2. The VERY first thing I thought of was the one from Antichrist. And sure enough, it’s right there. I know in my head that it’s called “Lascia ch’io Pianga” but whenever I try to bring it up in conversation, it comes out “The Chewbacca Tango”. It’s been used in a few other things… although I’m drawing a blank on what else.

    I’m a little surprised that the piece from “The Double Life of Veronique” didn’t make the list.

    • Yeah, Antichrist was actually what inspired this list as I was rewatching it recently so I could finally publish my review.

      What? The Double Life of Veronique? Oh, SHIT, you’re right! Jesus, Ashley’s going to kill me for that one (it’s her favourite movie). And considering I recently did a post on Kieslowski, he was still fresh in my mind so I should’ve remembered. Holy crap on a cracker! Well, that’s Tonight’s movie-watching sealed: I am rewatching The Double Life of Veronique.

  3. Ahahaha just wait until you see The Tree of Life. Then you can have this top 5 filled with them exclusively.

    • I like it more and more. I had a Malick marathon recently to catch up while waiting for Tree of Life, and I can say I’m more excited than I’m able to put into words. Malick is a genius, and Days of Heaven is magnificent, so I’m excited to see what he’ll do next.

  4. Hi, Tyler–I finally saw Tree of Life last night. Anxious to hear what you think once you see it. All I’ll say is that it’s definitely Malick’s most challenging, thought-provoking movie. And, typical of Malick, and apropos of the present post, the music is quite prominent–though I feel it’s one of the film’s more problematic elements.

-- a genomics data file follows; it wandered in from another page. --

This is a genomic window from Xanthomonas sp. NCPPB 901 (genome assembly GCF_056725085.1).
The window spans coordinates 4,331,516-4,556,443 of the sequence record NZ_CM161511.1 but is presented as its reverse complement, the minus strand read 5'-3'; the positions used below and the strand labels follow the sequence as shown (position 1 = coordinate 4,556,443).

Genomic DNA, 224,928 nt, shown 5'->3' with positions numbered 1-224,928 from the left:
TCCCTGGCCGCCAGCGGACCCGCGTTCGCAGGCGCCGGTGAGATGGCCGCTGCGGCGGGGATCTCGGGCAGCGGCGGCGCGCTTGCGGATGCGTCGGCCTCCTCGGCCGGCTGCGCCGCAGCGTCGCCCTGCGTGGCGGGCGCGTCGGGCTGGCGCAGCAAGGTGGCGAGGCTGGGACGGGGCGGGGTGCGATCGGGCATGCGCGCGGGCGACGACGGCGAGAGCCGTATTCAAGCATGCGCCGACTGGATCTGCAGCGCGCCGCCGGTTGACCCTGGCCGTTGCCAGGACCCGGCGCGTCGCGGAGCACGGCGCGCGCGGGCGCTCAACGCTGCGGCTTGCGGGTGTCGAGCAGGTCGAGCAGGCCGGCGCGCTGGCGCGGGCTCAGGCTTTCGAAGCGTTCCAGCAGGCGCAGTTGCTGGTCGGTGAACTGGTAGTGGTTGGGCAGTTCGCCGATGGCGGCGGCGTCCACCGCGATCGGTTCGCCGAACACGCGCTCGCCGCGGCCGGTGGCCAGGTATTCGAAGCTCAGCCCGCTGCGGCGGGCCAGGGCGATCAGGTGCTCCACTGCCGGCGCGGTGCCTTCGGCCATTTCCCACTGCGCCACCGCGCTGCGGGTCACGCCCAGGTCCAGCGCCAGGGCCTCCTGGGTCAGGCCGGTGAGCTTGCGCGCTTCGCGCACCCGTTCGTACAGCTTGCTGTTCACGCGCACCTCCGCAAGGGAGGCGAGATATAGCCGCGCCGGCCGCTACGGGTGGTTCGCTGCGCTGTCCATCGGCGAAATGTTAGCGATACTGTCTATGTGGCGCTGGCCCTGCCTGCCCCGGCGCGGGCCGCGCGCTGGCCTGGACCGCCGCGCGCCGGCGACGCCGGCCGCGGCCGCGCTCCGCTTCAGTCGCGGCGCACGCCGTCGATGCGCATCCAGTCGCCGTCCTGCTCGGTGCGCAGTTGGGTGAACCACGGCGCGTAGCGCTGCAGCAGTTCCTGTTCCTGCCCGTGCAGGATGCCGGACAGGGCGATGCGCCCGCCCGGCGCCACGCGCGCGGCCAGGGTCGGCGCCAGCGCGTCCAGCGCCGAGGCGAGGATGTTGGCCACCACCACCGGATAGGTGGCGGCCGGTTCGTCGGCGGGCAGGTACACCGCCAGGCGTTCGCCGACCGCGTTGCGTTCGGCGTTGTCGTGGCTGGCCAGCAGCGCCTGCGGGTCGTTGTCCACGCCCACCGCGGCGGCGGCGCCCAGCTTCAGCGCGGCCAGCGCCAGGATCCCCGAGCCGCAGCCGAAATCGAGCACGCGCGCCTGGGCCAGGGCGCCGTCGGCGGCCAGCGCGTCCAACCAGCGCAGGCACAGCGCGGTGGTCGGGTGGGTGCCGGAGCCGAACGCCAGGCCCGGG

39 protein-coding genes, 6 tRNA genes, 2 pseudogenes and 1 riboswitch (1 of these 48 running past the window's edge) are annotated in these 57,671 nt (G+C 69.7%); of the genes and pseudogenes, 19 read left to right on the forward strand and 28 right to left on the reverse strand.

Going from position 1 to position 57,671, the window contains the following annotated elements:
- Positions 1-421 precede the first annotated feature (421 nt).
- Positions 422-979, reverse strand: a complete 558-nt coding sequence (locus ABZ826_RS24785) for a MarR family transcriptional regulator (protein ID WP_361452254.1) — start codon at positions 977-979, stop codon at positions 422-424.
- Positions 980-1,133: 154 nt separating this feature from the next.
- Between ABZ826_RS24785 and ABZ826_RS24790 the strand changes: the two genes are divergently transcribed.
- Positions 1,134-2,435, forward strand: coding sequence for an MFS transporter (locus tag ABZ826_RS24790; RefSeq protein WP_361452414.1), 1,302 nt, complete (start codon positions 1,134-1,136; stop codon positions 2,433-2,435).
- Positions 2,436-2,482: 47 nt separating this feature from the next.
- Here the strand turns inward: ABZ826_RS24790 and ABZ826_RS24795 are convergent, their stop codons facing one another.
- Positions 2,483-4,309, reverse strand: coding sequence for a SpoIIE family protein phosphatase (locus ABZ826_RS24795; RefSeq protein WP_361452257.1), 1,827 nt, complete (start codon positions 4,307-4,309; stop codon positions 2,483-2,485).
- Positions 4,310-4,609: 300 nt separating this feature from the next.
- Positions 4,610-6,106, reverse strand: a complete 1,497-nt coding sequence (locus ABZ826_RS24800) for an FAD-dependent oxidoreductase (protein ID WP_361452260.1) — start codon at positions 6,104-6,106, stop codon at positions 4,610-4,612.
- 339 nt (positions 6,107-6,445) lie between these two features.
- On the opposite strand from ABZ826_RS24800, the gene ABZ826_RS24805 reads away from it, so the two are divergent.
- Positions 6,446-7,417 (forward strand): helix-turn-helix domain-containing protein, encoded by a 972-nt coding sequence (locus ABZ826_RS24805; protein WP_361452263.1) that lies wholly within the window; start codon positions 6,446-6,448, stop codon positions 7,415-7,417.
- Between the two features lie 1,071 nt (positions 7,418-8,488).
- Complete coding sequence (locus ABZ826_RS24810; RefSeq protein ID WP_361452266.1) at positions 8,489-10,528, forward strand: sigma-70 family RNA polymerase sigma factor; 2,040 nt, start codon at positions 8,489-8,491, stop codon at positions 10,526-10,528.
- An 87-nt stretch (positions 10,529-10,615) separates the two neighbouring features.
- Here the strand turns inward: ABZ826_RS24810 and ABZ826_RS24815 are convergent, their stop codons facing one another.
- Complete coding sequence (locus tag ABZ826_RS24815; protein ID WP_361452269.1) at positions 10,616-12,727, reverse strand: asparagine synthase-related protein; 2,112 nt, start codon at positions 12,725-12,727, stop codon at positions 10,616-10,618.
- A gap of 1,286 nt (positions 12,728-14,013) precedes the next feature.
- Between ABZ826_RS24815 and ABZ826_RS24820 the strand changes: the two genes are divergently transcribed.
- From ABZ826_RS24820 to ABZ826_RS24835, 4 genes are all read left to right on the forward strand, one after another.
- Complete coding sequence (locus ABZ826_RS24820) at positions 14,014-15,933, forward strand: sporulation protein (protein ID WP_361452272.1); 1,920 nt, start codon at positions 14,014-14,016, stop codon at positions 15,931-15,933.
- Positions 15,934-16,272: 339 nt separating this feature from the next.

As for opera in other movies–apart from Amadeus, where opera was of course an integral part of the story (and stunningly realized onscreen in Kubrick-esque, candlelit glory), the film that immediately leapt to mind for me was Aria, the still-unmatched 1987 “omnibus” film showcasing the directorial talents of Godard, Altman, Jarman, Roeg, and several others. The segments most memorable for me are Franc Roddam’s reimagining of the “Liebestod” from Tristan and Isolde in a seedy Las Vegas hotel (featuring Bridget Fonda, topless, in her first film role), but, more especially, Ken Russell’s nightmarish, beautiful, hallucinatory story of a car crash survivor undergoing emergency surgery to “Nessun dorma” from Turandot. (Godard’s contribution is a kooky, oddly humorous confection, accompanied by Lully’s Armide, featuring two nude female beauties trying in vain to attract the attention of oblivious bodybuilders at a gym–recalling a similar campy scene in Gentlemen Prefer Blondes. Another classic example: the scene where the off-the-deep-end, homocidal Glenn Close slowly and repeatedly flicks the light switch on and off as she listens to Madama Butterfly in Fatal Attraction.

    • Definitely looking forward to Tree of Life. Should be out in a week, at least.

      You’ve DEFINITELY piqued my attention with Aria. I’m definitely going to look into that one, thanks for the recommendation.

  5. Ha, sorry–“homicidal,” not “homocidal.”